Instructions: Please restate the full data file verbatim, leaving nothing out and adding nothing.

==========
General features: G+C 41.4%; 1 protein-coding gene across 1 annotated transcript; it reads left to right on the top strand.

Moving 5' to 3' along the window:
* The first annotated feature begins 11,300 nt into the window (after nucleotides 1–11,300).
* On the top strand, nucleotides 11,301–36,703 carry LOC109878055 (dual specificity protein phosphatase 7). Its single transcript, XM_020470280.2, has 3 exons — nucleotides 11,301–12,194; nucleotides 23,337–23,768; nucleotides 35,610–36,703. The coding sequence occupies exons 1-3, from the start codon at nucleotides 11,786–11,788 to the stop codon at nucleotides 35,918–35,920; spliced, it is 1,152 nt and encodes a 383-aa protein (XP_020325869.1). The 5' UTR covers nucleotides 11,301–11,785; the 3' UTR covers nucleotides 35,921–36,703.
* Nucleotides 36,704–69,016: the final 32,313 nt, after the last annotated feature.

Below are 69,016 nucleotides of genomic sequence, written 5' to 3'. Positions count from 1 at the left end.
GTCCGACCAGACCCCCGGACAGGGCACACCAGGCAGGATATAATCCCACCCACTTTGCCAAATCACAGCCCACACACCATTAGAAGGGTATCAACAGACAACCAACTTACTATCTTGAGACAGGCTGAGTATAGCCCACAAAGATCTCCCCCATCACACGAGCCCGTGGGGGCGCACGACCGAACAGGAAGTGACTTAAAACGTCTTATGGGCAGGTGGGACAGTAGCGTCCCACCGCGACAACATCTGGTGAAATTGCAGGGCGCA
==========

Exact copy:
General features: G+C 41.4%; 1 protein-coding gene across 1 annotated transcript; it reads left to right on the top strand.

Moving 5' to 3' along the window:
* The first annotated feature begins 11,300 nt into the window (after nucleotides 1–11,300).
* On the top strand, nucleotides 11,301–36,703 carry LOC109878055 (dual specificity protein phosphatase 7). Its single transcript, XM_020470280.2, has 3 exons — nucleotides 11,301–12,194; nucleotides 23,337–23,768; nucleotides 35,610–36,703. The coding sequence occupies exons 1-3, from the start codon at nucleotides 11,786–11,788 to the stop codon at nucleotides 35,918–35,920; spliced, it is 1,152 nt and encodes a 383-aa protein (XP_020325869.1). The 5' UTR covers nucleotides 11,301–11,785; the 3' UTR covers nucleotides 35,921–36,703.
* Nucleotides 36,704–69,016: the final 32,313 nt, after the last annotated feature.

Below are 69,016 nucleotides of genomic sequence, written 5' to 3'. Positions count from 1 at the left end.
GTCCGACCAGACCCCCGGACAGGGCACACCAGGCAGGATATAATCCCACCCACTTTGCCAAATCACAGCCCACACACCATTAGAAGGGTATCAACAGACAACCAACTTACTATCTTGAGACAGGCTGAGTATAGCCCACAAAGATCTCCCCCATCACACGAGCCCGTGGGGGCGCACGACCGAACAGGAAGTGACTTAAAACGTCTTATGGGCAGGTGGGACAGTAGCGTCCCACCGCGACAACATCTGGTGAAATTGCAGGGCGCA